Pacy American Crime-Horror – a relentless page-turner
A ten-year old boy - Rainey Teague - disappears in broad daylight. One minute he’s looking at a mirror in the Niceville pawn shop window, the next he vanishes. Nick Kavanaugh, a Clint Eastwood type detective, is assigned the case. In the days that follows there are no sightings, and Rainey’s family begin to lose hope, but then he found buried alive in an old crypt. Once rescued, he falls into a coma and there is no telling when, or if, he would ever wake up.
One year on, with the boy still comatose, the case is still unsolved; Rainey’s parents die mysteriously, and then another two elderly people disappear. Once Nick begins to dig back through the town’s history, it is clear that Niceville has a much higher than average number of stranger abductions. All unexplained and unresolved.
This is a key prelude to what follows next: a bank heist, and the shooting of four chasing policemen and a helicopter crew by a rogue cop. The interlinking of the robbers’ violent characters to the stranger abductions is skilfully portrayed in scenes of black humour.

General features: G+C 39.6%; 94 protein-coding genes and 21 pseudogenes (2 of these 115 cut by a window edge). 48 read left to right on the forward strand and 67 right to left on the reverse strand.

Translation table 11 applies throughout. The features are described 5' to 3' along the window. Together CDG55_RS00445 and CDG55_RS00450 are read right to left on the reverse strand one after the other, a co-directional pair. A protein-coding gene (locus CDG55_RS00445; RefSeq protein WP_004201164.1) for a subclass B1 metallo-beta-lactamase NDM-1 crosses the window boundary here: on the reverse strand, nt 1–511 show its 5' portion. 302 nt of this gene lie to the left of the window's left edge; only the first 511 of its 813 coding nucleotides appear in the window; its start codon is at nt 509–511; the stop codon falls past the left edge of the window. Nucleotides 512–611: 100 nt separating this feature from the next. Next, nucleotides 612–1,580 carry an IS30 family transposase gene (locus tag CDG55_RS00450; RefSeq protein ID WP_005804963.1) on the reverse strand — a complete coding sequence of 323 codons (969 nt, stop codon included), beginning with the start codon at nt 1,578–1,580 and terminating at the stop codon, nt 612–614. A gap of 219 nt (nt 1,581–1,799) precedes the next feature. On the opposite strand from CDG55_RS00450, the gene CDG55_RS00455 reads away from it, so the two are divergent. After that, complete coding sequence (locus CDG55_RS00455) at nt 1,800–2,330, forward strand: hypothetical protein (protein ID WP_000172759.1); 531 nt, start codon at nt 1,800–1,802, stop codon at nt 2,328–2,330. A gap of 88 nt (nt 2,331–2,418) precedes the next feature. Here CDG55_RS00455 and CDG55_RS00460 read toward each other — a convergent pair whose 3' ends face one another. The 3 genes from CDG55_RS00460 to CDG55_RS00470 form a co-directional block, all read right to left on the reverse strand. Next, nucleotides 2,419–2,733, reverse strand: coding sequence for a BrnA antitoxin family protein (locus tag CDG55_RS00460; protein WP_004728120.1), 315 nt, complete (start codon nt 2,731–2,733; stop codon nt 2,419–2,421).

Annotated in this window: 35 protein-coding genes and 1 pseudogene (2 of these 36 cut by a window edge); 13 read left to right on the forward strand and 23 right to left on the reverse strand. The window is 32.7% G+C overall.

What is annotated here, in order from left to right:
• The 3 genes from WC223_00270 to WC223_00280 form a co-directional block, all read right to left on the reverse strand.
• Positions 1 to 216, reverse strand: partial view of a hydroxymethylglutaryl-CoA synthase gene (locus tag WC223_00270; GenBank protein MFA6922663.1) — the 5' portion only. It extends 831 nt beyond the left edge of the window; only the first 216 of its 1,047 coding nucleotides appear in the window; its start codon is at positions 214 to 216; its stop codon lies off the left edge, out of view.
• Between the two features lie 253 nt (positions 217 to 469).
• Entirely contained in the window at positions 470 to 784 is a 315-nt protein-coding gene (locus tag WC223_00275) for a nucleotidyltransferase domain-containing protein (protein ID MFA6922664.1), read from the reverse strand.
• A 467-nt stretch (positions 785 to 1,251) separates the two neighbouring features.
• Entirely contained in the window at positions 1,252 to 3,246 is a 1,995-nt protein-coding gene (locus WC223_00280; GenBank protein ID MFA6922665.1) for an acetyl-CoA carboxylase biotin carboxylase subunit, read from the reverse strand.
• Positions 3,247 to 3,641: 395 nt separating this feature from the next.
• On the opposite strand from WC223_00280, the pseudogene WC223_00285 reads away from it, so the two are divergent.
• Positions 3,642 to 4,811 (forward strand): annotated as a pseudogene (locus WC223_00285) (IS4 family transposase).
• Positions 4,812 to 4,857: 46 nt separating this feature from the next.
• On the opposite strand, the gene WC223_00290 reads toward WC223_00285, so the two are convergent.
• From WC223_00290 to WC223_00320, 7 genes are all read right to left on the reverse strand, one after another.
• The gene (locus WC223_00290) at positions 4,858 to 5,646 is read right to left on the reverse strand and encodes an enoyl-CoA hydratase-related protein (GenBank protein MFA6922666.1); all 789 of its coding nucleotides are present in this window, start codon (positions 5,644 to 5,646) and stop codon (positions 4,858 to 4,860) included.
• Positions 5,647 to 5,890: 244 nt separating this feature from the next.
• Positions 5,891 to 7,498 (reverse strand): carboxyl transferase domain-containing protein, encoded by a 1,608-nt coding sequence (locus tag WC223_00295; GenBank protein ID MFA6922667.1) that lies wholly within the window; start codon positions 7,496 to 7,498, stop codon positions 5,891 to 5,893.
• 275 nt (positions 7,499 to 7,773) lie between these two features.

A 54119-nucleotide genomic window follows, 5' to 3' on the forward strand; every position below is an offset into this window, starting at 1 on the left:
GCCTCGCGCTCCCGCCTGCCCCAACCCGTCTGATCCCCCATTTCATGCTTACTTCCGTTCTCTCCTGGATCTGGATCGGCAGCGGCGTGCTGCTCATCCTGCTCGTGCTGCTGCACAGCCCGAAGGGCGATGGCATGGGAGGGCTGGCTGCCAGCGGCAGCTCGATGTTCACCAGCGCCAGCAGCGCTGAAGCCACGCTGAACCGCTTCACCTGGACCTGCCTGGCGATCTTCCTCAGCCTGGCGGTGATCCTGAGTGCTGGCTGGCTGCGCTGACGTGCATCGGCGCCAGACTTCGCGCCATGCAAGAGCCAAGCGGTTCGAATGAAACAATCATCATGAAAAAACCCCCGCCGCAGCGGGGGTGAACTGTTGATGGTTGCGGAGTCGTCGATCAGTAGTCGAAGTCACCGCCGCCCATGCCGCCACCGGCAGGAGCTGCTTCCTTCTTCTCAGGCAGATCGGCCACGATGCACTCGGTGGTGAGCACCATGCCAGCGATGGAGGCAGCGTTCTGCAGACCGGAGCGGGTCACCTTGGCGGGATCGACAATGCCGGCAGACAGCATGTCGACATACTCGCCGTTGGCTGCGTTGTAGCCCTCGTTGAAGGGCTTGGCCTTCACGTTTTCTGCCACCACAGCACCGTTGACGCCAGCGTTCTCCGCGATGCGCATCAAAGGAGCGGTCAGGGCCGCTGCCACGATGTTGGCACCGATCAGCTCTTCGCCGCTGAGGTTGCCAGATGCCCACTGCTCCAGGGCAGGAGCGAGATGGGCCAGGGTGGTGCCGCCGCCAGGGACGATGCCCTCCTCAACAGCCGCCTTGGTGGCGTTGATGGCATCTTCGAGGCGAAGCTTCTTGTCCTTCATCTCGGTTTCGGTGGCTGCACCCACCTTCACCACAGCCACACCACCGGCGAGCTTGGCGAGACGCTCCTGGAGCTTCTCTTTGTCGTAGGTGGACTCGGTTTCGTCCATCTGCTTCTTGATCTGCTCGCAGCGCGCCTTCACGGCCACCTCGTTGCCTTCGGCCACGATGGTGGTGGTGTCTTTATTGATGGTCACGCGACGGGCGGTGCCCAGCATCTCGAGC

It seems that Niceville is cursed by an evil spirit, all linking back to old family feuds that are still being re-enacted, and Nick is drawn deeper into an ‘outsider’ world as he carries out his dramatic (and frightening) investigation, in which his own life and that of his wife Kate are threatened.
Running concurrently are the actions of the robbers, each determined to stay alive to enjoy the bank proceeds – not an easy matter when they’re gunning for each other, and being betrayed (or manipulated) at every step. Nothing is what it seems, and there are a few delightful twists to their fates as the horror intensifies.
Carsten Stroud is a seasoned writer of many novels, and this story has a remarkable (and intricate) plot that crosses genres and sizzles throughout. The characters appear larger than life, and are hugely entertaining even though there are constant POV scene changes throughout – head-hopping is not my cup of tea.
Nevertheless I found it hugely captivating until near the end, when some strands to the story appeared disappointingly contrived and rushed through, leaving a few unresolved threads - as though a print deadline was looming. Pity – although there is one frightening conclusion affecting Nick and Kate, and it does leave room for a sequel.
Probably one of the best books I’ve had the pleasure to read in 2012 - the freshness of the black humour alone is worth the outlay. Highly recommended – buy it and enjoy.